Four more Chinese provinces have officially joined the new land and sea trade corridor that connects western China to South-east Asia, bringing the total number to eight.
Singapore Trade and Industry Minister Chan Chun Sing and Chongqing party boss Chen Min'er yesterday witnessed the signing of a pact involving the first four signatories - Chongqing, Guangxi, Guizhou and Gansu - and the latest additions of Qinghai, Yunnan, Ningxia and Xinjiang at a hotel in downtown Chongqing.
The new trade route is a network of railway links from western China to the port of Qinzhou in southern Guangxi, which connects to South-east Asia by sea.
It extends from the Chongqing Connectivity Initiative (CCI), the third joint project between China and Singapore that aims to spur the growth of China's less-developed western region through better transport, financing and data connectivity.
In a meeting before yesterday's signing, Mr Chen told Mr Chan that by renaming the trade route from Southern Transport Corridor to CCI New International Land-Sea Trade Corridor, both countries have elevated the project to a level that could include more dimensions of cooperation.
"Within this initiative, Chongqing acts as the hub on the Chinese side, linking all the western provinces together," said Mr Chen. "From four to eight, this means we have already helped drive development in the western region," he added.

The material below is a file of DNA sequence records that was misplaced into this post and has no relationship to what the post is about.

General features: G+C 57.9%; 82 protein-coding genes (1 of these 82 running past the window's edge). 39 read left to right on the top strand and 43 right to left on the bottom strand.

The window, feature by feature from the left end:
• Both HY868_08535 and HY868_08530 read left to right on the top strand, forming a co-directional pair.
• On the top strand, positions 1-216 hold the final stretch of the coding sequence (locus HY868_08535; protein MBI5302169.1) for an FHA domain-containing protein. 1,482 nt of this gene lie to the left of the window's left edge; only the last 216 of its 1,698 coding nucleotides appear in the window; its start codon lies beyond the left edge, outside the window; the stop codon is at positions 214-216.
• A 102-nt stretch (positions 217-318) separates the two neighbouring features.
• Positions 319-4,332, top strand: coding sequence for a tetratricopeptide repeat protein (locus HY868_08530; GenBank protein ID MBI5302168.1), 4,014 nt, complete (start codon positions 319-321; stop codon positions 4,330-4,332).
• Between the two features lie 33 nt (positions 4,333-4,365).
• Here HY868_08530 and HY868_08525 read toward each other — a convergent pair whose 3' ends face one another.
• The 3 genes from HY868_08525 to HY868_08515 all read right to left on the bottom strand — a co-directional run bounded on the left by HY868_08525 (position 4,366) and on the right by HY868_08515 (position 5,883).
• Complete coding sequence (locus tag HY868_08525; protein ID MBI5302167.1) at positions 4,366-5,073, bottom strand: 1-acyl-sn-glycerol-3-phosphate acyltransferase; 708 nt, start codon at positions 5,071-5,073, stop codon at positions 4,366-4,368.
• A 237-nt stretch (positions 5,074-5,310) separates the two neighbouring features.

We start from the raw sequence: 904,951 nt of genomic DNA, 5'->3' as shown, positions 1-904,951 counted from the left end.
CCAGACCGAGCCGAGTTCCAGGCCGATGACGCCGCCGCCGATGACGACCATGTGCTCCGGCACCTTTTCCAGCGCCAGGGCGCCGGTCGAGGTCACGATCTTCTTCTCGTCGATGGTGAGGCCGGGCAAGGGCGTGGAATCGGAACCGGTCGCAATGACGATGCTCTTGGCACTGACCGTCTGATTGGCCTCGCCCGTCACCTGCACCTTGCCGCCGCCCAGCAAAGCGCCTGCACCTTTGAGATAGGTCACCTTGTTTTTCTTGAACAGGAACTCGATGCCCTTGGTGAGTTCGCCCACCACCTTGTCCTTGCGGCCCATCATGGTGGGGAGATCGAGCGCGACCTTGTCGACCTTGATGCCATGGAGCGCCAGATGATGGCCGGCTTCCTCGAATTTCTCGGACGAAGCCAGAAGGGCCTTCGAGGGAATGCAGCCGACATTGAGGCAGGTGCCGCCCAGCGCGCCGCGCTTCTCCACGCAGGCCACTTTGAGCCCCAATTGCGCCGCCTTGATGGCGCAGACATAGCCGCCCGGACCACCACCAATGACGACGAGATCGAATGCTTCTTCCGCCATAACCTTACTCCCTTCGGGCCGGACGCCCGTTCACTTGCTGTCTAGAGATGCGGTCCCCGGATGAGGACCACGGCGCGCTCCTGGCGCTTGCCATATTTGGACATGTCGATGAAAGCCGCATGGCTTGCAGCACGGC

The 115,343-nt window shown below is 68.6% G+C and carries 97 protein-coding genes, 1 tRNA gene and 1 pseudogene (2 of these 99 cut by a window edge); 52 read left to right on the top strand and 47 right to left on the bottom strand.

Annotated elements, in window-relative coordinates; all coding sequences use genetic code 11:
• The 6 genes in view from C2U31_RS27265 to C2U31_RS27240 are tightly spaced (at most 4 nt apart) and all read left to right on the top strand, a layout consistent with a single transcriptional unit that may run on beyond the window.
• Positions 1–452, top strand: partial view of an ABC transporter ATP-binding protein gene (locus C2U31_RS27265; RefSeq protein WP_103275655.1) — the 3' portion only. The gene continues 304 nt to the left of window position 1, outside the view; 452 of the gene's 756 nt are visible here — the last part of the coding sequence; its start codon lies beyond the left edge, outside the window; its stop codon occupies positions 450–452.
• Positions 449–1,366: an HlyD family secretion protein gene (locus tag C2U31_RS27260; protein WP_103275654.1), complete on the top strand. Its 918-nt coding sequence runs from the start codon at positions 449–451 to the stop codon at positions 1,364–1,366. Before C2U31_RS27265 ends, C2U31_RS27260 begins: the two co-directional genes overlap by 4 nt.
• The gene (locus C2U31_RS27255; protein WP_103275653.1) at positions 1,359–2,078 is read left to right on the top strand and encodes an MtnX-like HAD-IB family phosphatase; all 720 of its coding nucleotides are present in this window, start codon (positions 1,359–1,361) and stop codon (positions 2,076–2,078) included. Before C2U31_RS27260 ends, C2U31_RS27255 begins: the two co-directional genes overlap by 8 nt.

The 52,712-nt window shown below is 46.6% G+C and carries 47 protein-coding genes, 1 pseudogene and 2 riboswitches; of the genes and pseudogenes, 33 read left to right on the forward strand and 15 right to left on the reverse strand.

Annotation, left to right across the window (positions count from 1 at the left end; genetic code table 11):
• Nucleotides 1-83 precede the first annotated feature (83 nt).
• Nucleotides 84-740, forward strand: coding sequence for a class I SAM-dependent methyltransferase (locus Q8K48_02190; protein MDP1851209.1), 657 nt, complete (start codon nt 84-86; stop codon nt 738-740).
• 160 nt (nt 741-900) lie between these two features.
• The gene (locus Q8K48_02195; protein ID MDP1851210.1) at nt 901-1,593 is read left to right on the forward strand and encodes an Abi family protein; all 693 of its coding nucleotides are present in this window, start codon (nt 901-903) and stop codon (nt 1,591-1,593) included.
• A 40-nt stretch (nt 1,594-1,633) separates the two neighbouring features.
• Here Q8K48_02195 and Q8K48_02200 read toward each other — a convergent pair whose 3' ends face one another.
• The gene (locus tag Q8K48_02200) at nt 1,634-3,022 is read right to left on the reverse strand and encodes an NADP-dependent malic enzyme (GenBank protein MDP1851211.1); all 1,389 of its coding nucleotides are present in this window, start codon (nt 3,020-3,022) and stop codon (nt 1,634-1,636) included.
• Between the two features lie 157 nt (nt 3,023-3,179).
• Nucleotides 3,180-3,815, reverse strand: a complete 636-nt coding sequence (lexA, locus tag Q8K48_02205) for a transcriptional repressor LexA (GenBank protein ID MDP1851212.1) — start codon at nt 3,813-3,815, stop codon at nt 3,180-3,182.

And he hopes that Singapore, with its international connectivity, can help link the rest of South-east Asia with Chongqing, paving the way for a seamless linkage between the land and sea parts of the Belt and Road Initiative.
DEVELOPING WESTERN REGION
From four to eight, this means we have already helped drive development in the western region.
CHONGQING PARTY BOSS CHEN MIN'ER, on the number of provinces in the new land and sea trade corridor.
During the meeting, Mr Chan and Mr Chen also discussed the use of innovative measures and software development in the implementation of key projects under the CCI.
They explored ways to use the new trade route to "catalyse both conventional and modern dimensions of connectivity, such as data, technology, talent and finance", Mr Chan said in a Facebook post after the meeting.
This will result in greater integration of South-east Asia and western China, he added.
Earlier yesterday, Mr Chan attended the ground-breaking ceremony for the Multi-Modal Distribution and Connectivity Centre, a physical hub to plan, develop, manage and optimise multimodal operations across road, rail, river and air.
Mr Chan arrived in Chongqing yesterday for a two-day visit. He is accompanied by Manpower Minister Josephine Teo, Senior Minister of State for Health and Transport Lam Pin Min and senior government officials.